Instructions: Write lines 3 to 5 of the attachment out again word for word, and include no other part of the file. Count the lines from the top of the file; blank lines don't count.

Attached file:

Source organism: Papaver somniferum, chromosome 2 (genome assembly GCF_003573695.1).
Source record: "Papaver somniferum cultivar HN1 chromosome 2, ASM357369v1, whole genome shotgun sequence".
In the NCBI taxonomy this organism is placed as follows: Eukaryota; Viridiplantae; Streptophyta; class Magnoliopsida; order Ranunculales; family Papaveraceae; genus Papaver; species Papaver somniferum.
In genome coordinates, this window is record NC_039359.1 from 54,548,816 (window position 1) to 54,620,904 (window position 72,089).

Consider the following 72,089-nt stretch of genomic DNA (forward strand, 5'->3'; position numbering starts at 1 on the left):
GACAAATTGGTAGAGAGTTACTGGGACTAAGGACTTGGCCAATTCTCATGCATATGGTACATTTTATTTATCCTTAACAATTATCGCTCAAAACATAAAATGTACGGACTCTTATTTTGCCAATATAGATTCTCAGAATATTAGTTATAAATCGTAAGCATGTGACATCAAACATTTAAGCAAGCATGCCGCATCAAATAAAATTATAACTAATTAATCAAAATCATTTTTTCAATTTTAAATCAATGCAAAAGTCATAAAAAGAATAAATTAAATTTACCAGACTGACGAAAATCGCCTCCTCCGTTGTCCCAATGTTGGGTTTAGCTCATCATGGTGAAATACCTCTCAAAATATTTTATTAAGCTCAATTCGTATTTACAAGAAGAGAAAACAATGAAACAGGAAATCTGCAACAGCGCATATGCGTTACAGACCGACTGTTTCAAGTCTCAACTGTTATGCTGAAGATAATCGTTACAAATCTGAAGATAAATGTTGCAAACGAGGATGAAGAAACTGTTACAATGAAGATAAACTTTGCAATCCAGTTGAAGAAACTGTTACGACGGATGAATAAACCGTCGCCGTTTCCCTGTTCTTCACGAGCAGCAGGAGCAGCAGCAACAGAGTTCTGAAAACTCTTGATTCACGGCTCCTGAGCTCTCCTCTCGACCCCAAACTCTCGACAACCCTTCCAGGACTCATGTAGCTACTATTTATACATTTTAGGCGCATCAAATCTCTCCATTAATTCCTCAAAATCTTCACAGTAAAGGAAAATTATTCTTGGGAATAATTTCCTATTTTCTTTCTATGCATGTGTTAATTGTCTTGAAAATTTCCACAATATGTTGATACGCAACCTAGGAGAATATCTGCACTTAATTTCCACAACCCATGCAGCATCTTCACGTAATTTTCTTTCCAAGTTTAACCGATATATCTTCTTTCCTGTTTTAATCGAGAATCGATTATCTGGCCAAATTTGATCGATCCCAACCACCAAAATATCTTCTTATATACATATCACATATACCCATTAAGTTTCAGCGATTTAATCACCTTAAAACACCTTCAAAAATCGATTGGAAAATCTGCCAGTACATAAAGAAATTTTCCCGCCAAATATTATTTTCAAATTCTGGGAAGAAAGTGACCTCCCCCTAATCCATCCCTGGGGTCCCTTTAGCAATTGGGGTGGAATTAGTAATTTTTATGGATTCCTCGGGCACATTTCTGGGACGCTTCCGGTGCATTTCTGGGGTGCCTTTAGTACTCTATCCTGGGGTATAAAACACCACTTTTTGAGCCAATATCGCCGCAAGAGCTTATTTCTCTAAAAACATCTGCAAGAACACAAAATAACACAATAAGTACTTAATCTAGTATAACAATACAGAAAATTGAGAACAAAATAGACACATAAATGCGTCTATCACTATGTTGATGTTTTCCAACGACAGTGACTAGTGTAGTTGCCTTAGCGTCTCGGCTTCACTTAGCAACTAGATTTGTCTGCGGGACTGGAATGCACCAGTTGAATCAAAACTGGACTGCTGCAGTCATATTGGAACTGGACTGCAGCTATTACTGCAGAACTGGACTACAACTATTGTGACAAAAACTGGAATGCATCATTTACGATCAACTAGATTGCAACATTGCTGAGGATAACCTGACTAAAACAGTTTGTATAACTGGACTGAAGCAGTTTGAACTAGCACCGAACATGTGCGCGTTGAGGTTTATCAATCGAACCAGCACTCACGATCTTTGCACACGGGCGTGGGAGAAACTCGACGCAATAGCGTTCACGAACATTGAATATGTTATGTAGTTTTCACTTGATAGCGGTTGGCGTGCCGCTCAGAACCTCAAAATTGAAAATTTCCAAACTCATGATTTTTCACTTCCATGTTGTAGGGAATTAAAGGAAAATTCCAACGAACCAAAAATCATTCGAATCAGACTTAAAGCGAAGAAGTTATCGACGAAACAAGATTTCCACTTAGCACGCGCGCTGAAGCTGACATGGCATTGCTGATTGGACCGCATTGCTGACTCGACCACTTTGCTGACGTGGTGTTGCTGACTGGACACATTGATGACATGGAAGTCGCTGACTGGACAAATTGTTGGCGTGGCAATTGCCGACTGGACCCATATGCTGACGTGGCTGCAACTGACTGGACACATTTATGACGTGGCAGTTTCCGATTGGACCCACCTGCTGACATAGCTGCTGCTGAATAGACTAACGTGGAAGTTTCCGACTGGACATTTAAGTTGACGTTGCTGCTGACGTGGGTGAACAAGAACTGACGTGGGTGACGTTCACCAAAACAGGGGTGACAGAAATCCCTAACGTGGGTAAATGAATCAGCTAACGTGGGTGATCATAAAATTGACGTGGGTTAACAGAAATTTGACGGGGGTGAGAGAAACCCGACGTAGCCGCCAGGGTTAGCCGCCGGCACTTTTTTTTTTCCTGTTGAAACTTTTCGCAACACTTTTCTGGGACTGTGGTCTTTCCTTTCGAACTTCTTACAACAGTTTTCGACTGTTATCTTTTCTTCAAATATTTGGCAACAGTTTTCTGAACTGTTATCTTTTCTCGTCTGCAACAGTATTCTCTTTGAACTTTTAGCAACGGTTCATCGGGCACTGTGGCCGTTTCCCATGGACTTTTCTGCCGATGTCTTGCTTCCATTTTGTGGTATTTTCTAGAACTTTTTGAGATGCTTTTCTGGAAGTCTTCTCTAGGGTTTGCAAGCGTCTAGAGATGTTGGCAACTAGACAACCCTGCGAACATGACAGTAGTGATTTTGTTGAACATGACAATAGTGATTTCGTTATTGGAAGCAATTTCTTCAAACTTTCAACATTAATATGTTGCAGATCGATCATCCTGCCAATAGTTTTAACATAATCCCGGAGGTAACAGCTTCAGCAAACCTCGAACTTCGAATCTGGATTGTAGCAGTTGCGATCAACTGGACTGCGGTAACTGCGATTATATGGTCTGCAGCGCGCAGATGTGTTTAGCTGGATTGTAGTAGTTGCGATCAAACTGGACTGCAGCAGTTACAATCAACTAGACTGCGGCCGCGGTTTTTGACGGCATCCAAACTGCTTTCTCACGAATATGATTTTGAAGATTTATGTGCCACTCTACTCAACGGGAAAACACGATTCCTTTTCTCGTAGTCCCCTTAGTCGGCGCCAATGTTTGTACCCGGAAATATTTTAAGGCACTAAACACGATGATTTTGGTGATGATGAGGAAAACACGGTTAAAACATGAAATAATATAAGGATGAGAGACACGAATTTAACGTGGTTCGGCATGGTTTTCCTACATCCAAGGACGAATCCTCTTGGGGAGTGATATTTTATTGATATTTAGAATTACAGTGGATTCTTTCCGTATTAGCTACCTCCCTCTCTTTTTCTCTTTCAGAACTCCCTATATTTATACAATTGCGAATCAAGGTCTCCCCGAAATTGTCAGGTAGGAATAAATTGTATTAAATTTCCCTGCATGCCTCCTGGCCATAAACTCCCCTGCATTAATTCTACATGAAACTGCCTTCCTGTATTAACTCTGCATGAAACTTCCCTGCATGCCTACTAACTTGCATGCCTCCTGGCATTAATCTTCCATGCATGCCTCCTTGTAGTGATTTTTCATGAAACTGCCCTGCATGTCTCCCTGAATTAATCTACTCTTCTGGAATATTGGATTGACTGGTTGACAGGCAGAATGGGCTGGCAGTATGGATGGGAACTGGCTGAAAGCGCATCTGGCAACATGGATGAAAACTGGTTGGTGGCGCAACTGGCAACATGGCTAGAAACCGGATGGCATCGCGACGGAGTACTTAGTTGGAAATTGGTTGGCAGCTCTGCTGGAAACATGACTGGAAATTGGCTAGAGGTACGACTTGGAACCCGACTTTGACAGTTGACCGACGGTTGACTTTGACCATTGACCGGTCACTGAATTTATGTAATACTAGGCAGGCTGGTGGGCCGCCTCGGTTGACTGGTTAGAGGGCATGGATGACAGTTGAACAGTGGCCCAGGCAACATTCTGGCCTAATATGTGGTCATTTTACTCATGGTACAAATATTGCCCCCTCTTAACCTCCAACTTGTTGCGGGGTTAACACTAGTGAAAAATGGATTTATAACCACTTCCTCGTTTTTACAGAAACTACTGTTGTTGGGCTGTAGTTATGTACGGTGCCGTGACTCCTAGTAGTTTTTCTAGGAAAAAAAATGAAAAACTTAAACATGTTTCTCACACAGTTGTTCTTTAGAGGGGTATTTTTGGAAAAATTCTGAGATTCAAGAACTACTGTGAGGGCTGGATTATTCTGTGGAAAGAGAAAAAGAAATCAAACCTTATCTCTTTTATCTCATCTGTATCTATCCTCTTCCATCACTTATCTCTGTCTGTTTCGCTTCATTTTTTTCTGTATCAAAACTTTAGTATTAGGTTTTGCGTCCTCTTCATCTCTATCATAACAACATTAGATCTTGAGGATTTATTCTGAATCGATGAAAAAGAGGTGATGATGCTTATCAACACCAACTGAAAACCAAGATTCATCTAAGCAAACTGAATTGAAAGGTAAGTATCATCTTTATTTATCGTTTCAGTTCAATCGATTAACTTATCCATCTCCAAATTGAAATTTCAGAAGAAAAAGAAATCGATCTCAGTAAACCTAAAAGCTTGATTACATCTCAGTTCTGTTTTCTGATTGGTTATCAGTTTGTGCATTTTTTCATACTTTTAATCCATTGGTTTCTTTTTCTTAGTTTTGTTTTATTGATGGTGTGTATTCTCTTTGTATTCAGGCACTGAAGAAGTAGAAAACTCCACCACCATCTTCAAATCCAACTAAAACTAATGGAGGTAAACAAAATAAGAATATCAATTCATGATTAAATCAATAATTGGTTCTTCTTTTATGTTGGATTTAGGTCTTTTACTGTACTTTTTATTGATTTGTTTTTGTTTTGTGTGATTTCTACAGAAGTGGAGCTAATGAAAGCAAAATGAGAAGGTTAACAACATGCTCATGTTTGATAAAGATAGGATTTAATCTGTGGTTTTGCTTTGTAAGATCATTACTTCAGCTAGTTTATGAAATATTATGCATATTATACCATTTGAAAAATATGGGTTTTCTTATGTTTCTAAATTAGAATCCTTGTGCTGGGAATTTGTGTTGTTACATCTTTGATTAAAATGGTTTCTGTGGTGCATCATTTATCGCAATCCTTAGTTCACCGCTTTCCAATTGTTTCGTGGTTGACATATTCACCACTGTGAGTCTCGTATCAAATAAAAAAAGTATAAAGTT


In the NCBI taxonomy this organism is placed as follows: Eukaryota; Viridiplantae; Streptophyta; class Magnoliopsida; order Ranunculales; family Papaveraceae; genus Papaver; species Papaver somniferum.
In genome coordinates, this window is record NC_039359.1 from 54,548,816 (window position 1) to 54,620,904 (window position 72,089).

Consider the following 72,089-nt stretch of genomic DNA (forward strand, 5'->3'; position numbering starts at 1 on the left):